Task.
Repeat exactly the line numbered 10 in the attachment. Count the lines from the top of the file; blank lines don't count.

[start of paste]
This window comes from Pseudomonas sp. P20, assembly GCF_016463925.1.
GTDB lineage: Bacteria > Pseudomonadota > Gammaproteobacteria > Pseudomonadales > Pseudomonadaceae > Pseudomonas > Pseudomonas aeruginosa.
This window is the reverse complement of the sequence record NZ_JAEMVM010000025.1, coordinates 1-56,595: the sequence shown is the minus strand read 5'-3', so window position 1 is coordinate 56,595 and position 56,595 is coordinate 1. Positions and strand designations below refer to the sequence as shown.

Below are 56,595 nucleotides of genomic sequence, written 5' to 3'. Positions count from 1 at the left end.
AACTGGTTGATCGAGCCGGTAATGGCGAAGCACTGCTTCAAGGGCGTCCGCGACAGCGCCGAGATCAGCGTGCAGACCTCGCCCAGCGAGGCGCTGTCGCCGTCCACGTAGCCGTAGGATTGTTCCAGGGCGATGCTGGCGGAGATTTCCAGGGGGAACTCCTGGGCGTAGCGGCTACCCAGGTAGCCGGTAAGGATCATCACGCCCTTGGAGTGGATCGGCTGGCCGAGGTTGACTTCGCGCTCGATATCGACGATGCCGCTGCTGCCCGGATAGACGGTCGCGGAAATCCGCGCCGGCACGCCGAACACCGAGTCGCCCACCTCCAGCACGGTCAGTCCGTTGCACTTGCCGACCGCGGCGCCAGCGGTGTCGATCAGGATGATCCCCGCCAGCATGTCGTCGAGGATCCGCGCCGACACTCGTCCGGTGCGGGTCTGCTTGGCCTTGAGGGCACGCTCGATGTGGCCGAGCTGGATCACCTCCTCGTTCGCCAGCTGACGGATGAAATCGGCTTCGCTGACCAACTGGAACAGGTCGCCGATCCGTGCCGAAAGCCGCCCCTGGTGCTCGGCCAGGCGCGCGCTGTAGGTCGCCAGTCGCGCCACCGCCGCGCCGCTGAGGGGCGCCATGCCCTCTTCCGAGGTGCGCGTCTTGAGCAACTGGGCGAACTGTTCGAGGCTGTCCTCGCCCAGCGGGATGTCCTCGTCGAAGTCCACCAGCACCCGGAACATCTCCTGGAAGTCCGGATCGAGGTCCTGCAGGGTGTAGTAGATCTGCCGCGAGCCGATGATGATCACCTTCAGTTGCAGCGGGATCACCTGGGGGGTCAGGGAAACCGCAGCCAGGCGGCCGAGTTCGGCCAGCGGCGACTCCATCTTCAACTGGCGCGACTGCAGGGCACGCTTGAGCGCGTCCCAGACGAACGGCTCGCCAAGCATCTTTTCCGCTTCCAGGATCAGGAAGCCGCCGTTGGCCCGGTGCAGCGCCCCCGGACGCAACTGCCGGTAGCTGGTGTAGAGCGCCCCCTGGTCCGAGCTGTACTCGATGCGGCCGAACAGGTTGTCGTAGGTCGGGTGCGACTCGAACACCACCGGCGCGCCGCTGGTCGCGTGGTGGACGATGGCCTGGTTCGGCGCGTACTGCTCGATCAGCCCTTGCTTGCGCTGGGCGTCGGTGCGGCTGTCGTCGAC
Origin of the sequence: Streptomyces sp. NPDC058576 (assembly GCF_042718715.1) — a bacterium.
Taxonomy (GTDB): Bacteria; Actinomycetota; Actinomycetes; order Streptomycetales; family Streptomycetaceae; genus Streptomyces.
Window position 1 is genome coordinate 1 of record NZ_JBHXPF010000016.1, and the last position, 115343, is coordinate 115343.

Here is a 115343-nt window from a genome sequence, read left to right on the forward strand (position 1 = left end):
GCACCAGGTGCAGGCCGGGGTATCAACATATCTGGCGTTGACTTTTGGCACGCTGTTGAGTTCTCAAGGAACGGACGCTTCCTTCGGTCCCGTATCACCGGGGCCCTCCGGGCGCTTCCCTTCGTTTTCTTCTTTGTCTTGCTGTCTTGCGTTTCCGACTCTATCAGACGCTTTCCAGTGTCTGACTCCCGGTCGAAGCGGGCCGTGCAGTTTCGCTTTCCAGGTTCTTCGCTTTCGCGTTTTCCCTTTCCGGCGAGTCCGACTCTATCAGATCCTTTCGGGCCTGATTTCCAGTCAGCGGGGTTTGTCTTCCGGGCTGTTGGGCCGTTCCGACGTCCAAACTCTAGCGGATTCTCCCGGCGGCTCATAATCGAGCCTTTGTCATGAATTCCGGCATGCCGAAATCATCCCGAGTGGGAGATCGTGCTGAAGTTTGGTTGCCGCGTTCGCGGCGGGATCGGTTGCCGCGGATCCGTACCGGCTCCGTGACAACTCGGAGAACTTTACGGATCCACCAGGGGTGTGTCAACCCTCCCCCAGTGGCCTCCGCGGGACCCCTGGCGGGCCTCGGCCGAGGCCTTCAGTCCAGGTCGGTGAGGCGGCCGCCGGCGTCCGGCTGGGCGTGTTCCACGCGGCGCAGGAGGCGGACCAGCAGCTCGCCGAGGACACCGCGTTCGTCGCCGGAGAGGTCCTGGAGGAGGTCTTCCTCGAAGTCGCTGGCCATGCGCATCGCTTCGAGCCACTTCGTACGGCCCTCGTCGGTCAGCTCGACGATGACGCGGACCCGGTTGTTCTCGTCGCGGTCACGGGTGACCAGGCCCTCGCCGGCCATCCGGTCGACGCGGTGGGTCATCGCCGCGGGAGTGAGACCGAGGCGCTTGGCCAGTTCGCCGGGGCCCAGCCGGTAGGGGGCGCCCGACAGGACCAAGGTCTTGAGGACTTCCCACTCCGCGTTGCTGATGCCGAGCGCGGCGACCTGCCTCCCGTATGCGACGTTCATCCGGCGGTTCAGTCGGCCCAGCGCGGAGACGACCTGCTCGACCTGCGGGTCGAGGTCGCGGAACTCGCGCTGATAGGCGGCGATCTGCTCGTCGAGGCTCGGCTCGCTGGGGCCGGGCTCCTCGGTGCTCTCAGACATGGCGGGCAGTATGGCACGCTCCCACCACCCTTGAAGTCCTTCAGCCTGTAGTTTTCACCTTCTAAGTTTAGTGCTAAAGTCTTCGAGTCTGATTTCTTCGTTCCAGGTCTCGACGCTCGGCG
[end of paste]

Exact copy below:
GCACCAGGTGCAGGCCGGGGTATCAACATATCTGGCGTTGACTTTTGGCACGCTGTTGAGTTCTCAAGGAACGGACGCTTCCTTCGGTCCCGTATCACCGGGGCCCTCCGGGCGCTTCCCTTCGTTTTCTTCTTTGTCTTGCTGTCTTGCGTTTCCGACTCTATCAGACGCTTTCCAGTGTCTGACTCCCGGTCGAAGCGGGCCGTGCAGTTTCGCTTTCCAGGTTCTTCGCTTTCGCGTTTTCCCTTTCCGGCGAGTCCGACTCTATCAGATCCTTTCGGGCCTGATTTCCAGTCAGCGGGGTTTGTCTTCCGGGCTGTTGGGCCGTTCCGACGTCCAAACTCTAGCGGATTCTCCCGGCGGCTCATAATCGAGCCTTTGTCATGAATTCCGGCATGCCGAAATCATCCCGAGTGGGAGATCGTGCTGAAGTTTGGTTGCCGCGTTCGCGGCGGGATCGGTTGCCGCGGATCCGTACCGGCTCCGTGACAACTCGGAGAACTTTACGGATCCACCAGGGGTGTGTCAACCCTCCCCCAGTGGCCTCCGCGGGACCCCTGGCGGGCCTCGGCCGAGGCCTTCAGTCCAGGTCGGTGAGGCGGCCGCCGGCGTCCGGCTGGGCGTGTTCCACGCGGCGCAGGAGGCGGACCAGCAGCTCGCCGAGGACACCGCGTTCGTCGCCGGAGAGGTCCTGGAGGAGGTCTTCCTCGAAGTCGCTGGCCATGCGCATCGCTTCGAGCCACTTCGTACGGCCCTCGTCGGTCAGCTCGACGATGACGCGGACCCGGTTGTTCTCGTCGCGGTCACGGGTGACCAGGCCCTCGCCGGCCATCCGGTCGACGCGGTGGGTCATCGCCGCGGGAGTGAGACCGAGGCGCTTGGCCAGTTCGCCGGGGCCCAGCCGGTAGGGGGCGCCCGACAGGACCAAGGTCTTGAGGACTTCCCACTCCGCGTTGCTGATGCCGAGCGCGGCGACCTGCCTCCCGTATGCGACGTTCATCCGGCGGTTCAGTCGGCCCAGCGCGGAGACGACCTGCTCGACCTGCGGGTCGAGGTCGCGGAACTCGCGCTGATAGGCGGCGATCTGCTCGTCGAGGCTCGGCTCGCTGGGGCCGGGCTCCTCGGTGCTCTCAGACATGGCGGGCAGTATGGCACGCTCCCACCACCCTTGAAGTCCTTCAGCCTGTAGTTTTCACCTTCTAAGTTTAGTGCTAAAGTCTTCGAGTCTGATTTCTTCGTTCCAGGTCTCGACGCTCGGCG